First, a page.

Mock debates for a mock election

Votes: Westminster High School students are participating in a nationwide program.

October 22, 2004|By Gina Davis | Gina Davis,SUN STAFF

In a rousing declaration, the Republican presidential candidate asserted his stand against embryonic stem cell research because it means "we have to kill someone."

The candidate's impassioned delivery won thunderous applause from a crowd of about 900 students in Westminster High School's auditorium and brought many to their feet.

"There is nothing wrong with adult stem cells; we don't have to kill anybody" to harvest them for research, said Joel Ready, a 16-year-old sophomore, as he pumped his fists into the air and maintained that several diseases have been cured through advances in adult stem cell research.

His Democratic opponent was unfazed, instead leveling a spirited retort in his support of embryonic stem cell research.

"Why do people have all of these diseases if you've cured them?" asked Ryan Alnut, a 16-year-old junior, as he argued that adult stem cells have scientific limitations.

The lively exchange occurred during one of two mock presidential debates held for the school's nearly 2,000 students.

Westminster High's students are participating in a national student mock election sponsored by the Youth Leadership Initiative, a nonprofit, nonpartisan organization based at the University of Virginia's Center for Politics that seeks to increase civic awareness. As part of that effort, the center provides free instructional resources, including lesson plans, to schools.

Nationwide, students have been able to vote online in the mock election since Monday. At Westminster High, where voting began yesterday, students are urged to vote in the school's media center at one of three designated computers during lunch periods.

Students in Baltimore, Carroll, Anne Arundel, Harford and Howard counties, as well as Baltimore City, are among those participating in the program.

"The mock election program gets the most attention," said Lea Brown, the YLI's director of instruction. "Our hope is that by the time they go to vote, they are educated and have issues that motivate them."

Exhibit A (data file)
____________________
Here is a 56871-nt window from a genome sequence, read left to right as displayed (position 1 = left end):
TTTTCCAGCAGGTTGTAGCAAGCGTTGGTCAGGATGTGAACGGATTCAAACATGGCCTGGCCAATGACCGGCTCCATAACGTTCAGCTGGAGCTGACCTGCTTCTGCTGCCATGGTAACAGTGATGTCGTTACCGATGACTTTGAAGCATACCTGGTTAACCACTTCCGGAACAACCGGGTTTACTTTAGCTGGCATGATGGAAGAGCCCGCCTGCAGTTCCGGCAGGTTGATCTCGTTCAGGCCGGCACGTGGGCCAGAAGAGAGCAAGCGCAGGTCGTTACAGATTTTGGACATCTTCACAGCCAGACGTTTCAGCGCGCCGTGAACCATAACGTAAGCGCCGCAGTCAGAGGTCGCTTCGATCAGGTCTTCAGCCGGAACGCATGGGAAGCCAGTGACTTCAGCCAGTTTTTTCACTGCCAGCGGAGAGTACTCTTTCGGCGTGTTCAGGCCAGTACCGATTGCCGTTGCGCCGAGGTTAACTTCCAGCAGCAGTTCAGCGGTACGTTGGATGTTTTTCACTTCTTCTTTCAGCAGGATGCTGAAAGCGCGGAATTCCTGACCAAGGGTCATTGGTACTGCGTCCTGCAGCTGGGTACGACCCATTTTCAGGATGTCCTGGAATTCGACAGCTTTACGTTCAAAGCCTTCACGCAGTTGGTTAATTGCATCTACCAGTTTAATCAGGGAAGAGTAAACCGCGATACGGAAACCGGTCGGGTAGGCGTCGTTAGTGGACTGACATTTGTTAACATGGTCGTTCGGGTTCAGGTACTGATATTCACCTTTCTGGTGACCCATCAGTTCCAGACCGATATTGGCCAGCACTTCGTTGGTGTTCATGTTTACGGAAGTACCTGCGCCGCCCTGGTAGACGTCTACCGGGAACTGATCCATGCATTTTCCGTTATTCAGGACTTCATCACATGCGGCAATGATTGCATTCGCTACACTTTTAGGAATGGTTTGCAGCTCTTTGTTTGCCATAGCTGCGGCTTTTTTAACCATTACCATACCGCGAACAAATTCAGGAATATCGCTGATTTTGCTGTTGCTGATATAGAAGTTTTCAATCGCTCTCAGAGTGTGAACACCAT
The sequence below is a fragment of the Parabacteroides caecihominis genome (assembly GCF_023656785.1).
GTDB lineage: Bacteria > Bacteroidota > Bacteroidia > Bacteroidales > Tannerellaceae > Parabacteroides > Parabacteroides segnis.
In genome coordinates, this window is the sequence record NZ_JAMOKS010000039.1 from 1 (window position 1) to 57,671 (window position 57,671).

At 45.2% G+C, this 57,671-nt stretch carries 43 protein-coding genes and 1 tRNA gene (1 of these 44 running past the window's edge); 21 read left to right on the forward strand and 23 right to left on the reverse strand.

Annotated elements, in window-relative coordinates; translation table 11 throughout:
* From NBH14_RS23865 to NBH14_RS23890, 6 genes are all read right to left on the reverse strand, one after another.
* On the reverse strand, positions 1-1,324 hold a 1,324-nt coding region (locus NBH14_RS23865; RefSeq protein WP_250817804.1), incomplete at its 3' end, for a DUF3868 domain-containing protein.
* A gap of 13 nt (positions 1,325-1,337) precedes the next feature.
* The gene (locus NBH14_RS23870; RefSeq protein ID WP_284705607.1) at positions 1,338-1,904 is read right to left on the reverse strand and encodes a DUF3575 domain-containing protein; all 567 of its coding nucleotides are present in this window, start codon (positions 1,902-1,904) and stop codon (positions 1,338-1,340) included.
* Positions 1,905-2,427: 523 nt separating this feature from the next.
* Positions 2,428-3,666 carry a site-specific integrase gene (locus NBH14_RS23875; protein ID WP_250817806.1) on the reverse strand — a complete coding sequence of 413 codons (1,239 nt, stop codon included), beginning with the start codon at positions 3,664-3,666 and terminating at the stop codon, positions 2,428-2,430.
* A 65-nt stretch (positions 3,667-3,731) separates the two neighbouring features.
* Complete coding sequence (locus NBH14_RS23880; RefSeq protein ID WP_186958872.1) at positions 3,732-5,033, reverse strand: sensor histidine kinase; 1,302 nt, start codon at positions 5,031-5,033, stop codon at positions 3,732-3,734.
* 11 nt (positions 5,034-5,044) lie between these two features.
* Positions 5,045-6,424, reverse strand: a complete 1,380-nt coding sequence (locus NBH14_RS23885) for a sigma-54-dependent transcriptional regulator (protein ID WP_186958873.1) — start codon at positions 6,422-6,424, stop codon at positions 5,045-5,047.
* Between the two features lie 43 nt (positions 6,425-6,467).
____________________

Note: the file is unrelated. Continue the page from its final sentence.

For young people, she said, interest in an issue is often the pathway to voting.

"When a young person who spends time on the bay fishing or sailing and then they see there is pollution ... that makes them care about the environment and then about the candidates," she said. "We don't look at voting as `vote because it's your civic duty' because kids get enough of people telling them what to do."

At Westminster High's debates yesterday, eight students represented the two candidates for president. Jeff McConville, 16, Jacob Kuperstock, 17, Andrew Carter, 15, and Ready posed as Republican President Bush, while Rob Holthause, 17, Gary Toth, 16, Aaron Luce, 16, and Alnut acted as Democratic candidate Sen. John Kerry.

Each student fielded questions that had been submitted by students on four issues: the war, the economy, education and biomedical ethics.

Students said yesterday that they were impressed with the depth of the discussion about the issues and were even reconsidering their positions after hearing from both sides.

"Before, I was very unfamiliar with stem cell research and health care [issues], but I was very moved by the way the Bush side addressed them," said senior Brian Lawn, 17. "I was more toward Kerry, but now I'm not sure."

Megan Lynch, 16, a junior, said the "heated debate" had especially influenced her opinion of stem cell research.

"I was more for Kerry, but I feel the Bush side was well represented," she said, adding that her best friend's father died of a disease that could have benefited from medical advances in stem cell research.

Although Lawn and Lynch said they will vote in the mock election this week, neither wanted to divulge his or her choice. But Lynch said she is eager to find out next Friday which candidate will be the students' pick and how other schools voted.

YLI organizers said that nearly 3,000 students in Maryland had cast votes as of yesterday, but that they expect a surge in ballots next week. They expect nearly 1 million students to vote nationwide by the time polls close at 7 p.m. Thursday. National and statewide results will be posted online at on Oct. 29.

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